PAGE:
The absolute easiest and fastest way to get started with putting your files in the Cloud (that is online) is to use something like Dropbox or Office 365. Office 365 includes OneDrive. These are tools that sync your files in the cloud and on your computer. You can easily share the files with anyone. Make certain if you are sharing files with people outside your firm that you understand what you are sharing and that you do not share with the wrong people. Some services have internal tools that enable you to expire links (so they only work for a certain period of time) or set up passwords for links. The key is to understand how the sharing works and to make sure you are not creating vulnerabilities in your data. There have been cases of lawyers sharing entire folders or systems with the wrong person. Make sure you educate yourself before you share anything.

Document Management Tools

Keep in mind, there are programs you can purchase that will organize your files for you. One example is a program called Worldox. I would recommend that no matter what program you choose, you make sure it has a cloud-option. This way you and your staff can access your files no matter where you are, as long as you have an Internet connection.

There are also programs that serve as entire case management systems, including storing your files and providing easy ability to find them. Two tools to consider are Clio (which is a PBA partner) and RocketMatter. There are many other options to consider as well.

Don’t Forget Ethical Rules and the Law

When you are considering your options, make sure you think about your ethical and legal obligations to protect client data. The Pennsylvania Bar Association has a very good ethics opinion that provides a list of factors to consider when choosing a cloud-based provider. I suggest you read it and consider it when you are reviewing your options. I have uploaded a copy of the opinion to my website. Hopefully, PBA will forgive my copyright violation given the circumstances.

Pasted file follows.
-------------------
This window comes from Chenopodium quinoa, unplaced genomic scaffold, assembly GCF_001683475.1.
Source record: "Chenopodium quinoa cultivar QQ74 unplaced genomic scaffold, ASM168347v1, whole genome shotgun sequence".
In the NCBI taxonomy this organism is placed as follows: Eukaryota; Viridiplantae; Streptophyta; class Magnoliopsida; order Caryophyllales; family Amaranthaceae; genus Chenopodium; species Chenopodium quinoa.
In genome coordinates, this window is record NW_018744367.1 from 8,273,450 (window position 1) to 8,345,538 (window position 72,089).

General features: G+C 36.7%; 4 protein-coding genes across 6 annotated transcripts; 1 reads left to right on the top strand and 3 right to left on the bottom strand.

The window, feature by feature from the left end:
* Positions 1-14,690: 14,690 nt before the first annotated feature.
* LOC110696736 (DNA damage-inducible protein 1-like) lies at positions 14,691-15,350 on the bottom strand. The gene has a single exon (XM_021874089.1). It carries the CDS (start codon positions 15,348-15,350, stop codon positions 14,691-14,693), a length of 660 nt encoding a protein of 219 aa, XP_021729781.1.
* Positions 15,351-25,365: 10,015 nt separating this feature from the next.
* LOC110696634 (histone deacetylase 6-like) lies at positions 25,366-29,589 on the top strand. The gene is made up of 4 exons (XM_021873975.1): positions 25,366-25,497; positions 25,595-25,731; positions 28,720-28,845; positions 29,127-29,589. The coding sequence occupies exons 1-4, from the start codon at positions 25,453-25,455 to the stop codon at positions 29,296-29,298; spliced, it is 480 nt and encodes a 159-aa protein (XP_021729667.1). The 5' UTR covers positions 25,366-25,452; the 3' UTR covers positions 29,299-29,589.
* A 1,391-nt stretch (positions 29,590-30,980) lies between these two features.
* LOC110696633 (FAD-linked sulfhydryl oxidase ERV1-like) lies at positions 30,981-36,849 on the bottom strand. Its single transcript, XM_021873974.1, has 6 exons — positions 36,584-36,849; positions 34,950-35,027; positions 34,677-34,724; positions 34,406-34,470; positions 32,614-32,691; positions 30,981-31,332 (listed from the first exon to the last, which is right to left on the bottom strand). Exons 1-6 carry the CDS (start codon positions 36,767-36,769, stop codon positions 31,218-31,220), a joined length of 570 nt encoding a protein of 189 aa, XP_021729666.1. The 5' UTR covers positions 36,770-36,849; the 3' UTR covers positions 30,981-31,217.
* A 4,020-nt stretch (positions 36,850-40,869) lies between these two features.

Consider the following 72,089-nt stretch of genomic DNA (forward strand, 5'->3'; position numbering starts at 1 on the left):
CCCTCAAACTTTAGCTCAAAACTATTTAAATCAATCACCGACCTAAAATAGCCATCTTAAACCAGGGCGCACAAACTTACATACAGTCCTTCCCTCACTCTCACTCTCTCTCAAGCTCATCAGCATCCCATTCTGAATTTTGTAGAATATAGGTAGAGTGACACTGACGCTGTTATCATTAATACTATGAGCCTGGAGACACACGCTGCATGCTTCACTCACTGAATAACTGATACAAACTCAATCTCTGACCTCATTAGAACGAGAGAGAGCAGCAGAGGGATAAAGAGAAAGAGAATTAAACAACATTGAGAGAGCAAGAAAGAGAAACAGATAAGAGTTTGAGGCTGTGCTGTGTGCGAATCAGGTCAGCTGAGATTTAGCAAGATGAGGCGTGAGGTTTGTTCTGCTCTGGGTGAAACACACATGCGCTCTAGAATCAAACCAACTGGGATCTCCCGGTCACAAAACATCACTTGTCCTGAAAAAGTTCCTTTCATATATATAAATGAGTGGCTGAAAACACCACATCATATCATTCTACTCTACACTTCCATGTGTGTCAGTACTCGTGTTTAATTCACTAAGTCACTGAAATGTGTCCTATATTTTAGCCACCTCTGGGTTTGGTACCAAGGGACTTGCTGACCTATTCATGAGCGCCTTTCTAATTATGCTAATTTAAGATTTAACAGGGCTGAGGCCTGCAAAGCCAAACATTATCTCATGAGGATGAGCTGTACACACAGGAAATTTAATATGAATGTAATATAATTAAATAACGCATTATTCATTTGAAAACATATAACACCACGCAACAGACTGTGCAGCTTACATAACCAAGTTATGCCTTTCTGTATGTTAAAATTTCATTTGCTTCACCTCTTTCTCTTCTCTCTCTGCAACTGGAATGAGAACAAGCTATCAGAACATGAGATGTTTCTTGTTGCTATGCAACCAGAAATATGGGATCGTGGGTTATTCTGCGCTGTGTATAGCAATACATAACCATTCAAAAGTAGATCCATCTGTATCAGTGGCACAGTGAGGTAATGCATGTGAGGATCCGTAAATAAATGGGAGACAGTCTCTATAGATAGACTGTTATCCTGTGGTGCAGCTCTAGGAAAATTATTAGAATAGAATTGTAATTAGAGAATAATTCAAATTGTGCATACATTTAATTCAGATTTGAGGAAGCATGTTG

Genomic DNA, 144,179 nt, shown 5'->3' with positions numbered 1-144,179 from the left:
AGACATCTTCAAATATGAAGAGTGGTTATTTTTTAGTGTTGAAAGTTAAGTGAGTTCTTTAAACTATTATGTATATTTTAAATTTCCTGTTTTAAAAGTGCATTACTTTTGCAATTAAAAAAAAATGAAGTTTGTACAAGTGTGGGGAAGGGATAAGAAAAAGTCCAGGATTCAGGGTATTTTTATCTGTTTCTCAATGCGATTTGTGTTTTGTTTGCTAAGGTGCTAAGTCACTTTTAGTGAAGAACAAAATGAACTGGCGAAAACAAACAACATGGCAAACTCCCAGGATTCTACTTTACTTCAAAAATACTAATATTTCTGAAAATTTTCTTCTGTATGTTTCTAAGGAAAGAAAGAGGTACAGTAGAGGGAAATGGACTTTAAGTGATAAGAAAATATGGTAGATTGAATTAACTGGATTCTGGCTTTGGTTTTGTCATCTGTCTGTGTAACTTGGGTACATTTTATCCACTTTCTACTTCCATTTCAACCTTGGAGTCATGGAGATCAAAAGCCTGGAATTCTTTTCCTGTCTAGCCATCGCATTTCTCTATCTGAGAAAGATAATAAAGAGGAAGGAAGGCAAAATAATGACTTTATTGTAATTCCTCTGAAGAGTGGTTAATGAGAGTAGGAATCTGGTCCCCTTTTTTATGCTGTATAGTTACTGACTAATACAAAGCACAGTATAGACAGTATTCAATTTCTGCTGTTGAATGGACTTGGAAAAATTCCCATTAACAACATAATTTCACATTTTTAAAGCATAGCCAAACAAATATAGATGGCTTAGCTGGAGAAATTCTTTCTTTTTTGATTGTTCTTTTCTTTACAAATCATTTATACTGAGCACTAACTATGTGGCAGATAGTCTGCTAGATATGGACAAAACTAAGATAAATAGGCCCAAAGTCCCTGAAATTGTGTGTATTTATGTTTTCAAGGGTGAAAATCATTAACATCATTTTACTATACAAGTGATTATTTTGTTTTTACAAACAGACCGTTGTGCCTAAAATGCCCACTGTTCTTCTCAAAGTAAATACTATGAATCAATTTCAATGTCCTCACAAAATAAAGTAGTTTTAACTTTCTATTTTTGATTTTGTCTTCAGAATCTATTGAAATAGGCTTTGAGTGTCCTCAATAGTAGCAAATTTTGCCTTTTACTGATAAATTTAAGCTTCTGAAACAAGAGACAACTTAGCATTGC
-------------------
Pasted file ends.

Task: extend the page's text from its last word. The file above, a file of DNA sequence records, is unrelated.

Accessing Your Work Computer From Elsewhere

If you do not want to put your files in the cloud, or you want to only put new documents in the cloud, you might consider setting up a tool so you can access your office computer from home. Even if you manage to put all of your files in the cloud, if you have specialized programs on your work computer, the ability to connect to that computer means you can use those programs without installing them at home.

As I mentioned previously, the fastest way to set up access to your computer from home is to use a tool such as GoToMyPC. GoToMyPC is software you install on your work and home computer. It enables you to log in to your work computer from your home computer. There are myriad options that perform the same task. Look around and find one that works for you. It just so happens that GoToMyPC is the one I have used previously. The cost is $30+ a month per seat annually and $40+ a month per seat monthly.